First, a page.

These AI companies are helping businesses to beat their competition

Over the next ten years, there will be a stark contrast between companies that embrace emerging technologies and ones that choose to ignore or reject them. According to McKinsey, by the year 2030, companies that haven’t integrated AI will see a 20% decline in cash flow.

While that may not sound like an insurmountable gap, it’s worth noting that these firms will be competing with companies that have implemented AI which McKinsey estimates will have doubled their cash flow by the same year, 2030.

However, at this moment in time, perhaps a more pertinent question would be: which companies are on the market offering these much-needed solutions for enterprises to get ahead and stay ahead? A recent IBM report confirmed that many organisations that had already passed the point of recognising that they need to implement AI are now wondering how to go about it.

There are many innovative AI companies with solutions that can help. Here are ten examples of tech companies leading the way.


Ironically, one of the biggest challenges facing AI space is a human one. There simply aren’t enough data professionals to meet rising demand. DataRobot aims to alleviate this by using AI to help any business scientist build and deploy predictive analytics, quickly and easily.

DataRobot takes the knowledge and experience of data scientists and feeds it into a machine learning engine. This then searches through millions of data points to determine the best methodology for producing predictive analytics for any given customer in their particular industry.


Simplicity always works. Look at how Google conquered the online search market with a single box and two buttons. Endor is often dubbed as “the Google of predictive analytics,” making predictions as accessible as Google’s search results. The company was founded by MIT scientists, including Prof. Alex “Sandy” Pentland, who was recognised by Forbes as one of the world’s seven most powerful data scientists. Prof. Pentland is a pioneer of “social physics,” a scientific discipline which fuses big data analytics with mathematical biology.

Endor is built on the Ethereum blockchain, meaning that predictions are stored permanently on the blockchain. This offers a high level of transparency into the accuracy of its forecasts. It also means that users can access the platform via a digital token.

Questions can be as straightforward as “which customers are most likely to buy x new product?” or “how busy will the call centre be tomorrow?” Simplicity clearly appeals even to the most global of organisations, as Endor counts Coca-Cola among its clients.

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One of the critical success factors for implementing any new technology is ensuring that the people in the organisation accept and adapt to the new ways of working that inevitably entail. Dataiku takes a progressive approach to implementing AI, helping organisations navigate their way from the beginning to full implementation. The path follows a route from data and analytics, through to machine learning to eventually deploying AI models and automation in practice.

Dataiku was founded in Paris in 2013 by four co-founders who bootstrapped for the first two years. Since then, the company has gone on to complete several successful funding rounds, the most recent in December 2018, when it raised $101m from investors.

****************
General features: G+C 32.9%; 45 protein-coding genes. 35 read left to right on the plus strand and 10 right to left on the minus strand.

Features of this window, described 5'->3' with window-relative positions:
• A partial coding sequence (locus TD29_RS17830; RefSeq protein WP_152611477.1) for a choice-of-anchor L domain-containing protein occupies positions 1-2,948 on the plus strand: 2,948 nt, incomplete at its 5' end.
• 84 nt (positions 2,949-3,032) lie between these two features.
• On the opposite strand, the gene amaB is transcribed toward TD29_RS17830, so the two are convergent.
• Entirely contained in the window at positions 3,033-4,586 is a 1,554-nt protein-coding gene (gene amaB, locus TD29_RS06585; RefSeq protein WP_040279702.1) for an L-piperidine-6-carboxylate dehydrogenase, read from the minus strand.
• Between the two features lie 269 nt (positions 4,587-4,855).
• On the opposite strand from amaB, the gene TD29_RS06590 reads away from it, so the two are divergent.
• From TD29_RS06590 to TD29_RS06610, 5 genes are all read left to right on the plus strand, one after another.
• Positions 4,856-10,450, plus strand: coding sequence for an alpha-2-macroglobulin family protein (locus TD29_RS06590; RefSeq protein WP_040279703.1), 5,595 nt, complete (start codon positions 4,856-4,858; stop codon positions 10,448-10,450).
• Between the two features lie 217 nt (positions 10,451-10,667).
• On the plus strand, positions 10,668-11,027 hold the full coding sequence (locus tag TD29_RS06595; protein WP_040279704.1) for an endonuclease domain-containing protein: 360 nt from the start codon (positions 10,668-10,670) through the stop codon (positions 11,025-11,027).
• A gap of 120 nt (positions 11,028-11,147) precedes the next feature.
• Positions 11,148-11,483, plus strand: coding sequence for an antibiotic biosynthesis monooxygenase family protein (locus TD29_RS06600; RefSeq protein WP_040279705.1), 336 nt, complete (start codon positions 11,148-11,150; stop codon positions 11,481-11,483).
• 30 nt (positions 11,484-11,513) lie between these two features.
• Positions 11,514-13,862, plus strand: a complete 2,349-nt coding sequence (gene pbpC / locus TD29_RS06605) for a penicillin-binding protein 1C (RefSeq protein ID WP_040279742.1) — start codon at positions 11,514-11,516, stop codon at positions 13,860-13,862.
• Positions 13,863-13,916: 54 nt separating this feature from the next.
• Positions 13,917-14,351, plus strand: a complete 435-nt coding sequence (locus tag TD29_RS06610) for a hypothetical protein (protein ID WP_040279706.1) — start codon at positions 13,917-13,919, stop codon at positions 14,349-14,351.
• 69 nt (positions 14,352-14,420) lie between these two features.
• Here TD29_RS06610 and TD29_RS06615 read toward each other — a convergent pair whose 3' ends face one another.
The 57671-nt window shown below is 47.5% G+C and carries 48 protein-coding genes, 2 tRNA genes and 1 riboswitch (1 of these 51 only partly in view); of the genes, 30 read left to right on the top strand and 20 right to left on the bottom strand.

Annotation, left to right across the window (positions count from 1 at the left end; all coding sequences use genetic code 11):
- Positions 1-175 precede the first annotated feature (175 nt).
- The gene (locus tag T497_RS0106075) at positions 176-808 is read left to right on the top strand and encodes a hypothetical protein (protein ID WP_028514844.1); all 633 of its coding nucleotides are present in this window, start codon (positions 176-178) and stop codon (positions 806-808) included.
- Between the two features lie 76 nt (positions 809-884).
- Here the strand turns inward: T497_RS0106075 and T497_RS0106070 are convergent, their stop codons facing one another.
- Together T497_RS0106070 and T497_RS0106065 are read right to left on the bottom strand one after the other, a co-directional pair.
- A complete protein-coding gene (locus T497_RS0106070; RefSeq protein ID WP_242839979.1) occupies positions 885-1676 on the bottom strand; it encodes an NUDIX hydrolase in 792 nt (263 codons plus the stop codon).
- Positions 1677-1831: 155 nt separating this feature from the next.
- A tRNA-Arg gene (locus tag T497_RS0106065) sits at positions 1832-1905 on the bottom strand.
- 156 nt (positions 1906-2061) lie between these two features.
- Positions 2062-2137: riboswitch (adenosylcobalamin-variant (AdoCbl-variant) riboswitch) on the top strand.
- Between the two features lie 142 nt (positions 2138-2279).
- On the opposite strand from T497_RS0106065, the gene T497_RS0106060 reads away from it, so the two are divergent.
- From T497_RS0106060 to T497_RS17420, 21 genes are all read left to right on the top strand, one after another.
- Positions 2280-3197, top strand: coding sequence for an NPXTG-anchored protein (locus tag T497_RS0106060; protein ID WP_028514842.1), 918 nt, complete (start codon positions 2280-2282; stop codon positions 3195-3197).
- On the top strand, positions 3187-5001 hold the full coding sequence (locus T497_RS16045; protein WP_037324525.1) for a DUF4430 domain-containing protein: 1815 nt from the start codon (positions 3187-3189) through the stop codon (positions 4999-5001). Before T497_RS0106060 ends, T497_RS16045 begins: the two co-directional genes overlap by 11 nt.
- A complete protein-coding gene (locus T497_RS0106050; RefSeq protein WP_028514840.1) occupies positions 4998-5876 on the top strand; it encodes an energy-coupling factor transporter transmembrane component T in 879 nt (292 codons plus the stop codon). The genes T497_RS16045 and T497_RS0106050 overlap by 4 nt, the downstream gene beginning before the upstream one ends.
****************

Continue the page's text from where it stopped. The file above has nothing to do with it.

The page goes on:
While not strictly a pure AI project, Golem (and several of its competitors) offer significant potential as an enabler of AI. It takes a vast amount of computer processing power to drive AI algorithms, and many AI providers offer cloud services for this. However, cloud services are still dependent on data centres, which are in high demand.

Using blockchain technology, computing resources can be harvested from a decentralised network. This is the premise of Golem, which is developed on Ethereum. Those who contribute their computing power are paid by those wanting to use it — a sharing network for computers.


Chatbots are an incredibly popular AI tool, and not just because they save businesses money. They tap into the increasing desire for online rather than telephone communication. More than half of us would prefer to use a messaging tool than call customer service.

Chatfuel helps companies meet this desire with easily customisable bots on Facebook Messenger. Plans are based on a subscriber model, with the most basic subscription being completely free for beginner users. The company has also gained the backing of a former Facebook executive who was instrumental in developing the Messenger platform.

Wade & Wendy

Hiring employees is one of the biggest costs to an organisation, estimated at between $4,000 and $7500 per hire in recruitment and on-boarding expenses. Whether in-house or outsourced, much of the effort goes into screening candidates, which can take on average 23 hours per hire. Therefore, AI in recruitment is becoming more common as bots take over some of the more routine screening tasks.

Wade & Wendy offers a similar service but with an added component. On the platform, Wendy is the bot who screens profiles on behalf of the hirer. Wade runs the other side of the show, handling potential candidates. So Wade & Wendy together are an AI-enabled recruitment marketplace.

The company has also made strides in fundraising, having secured $7.6 million earlier this year.

The enterprise race to AI is set to be a marathon rather than a sprint. Already, there are many ways for companies to get ahead of their competition in the AI arena.

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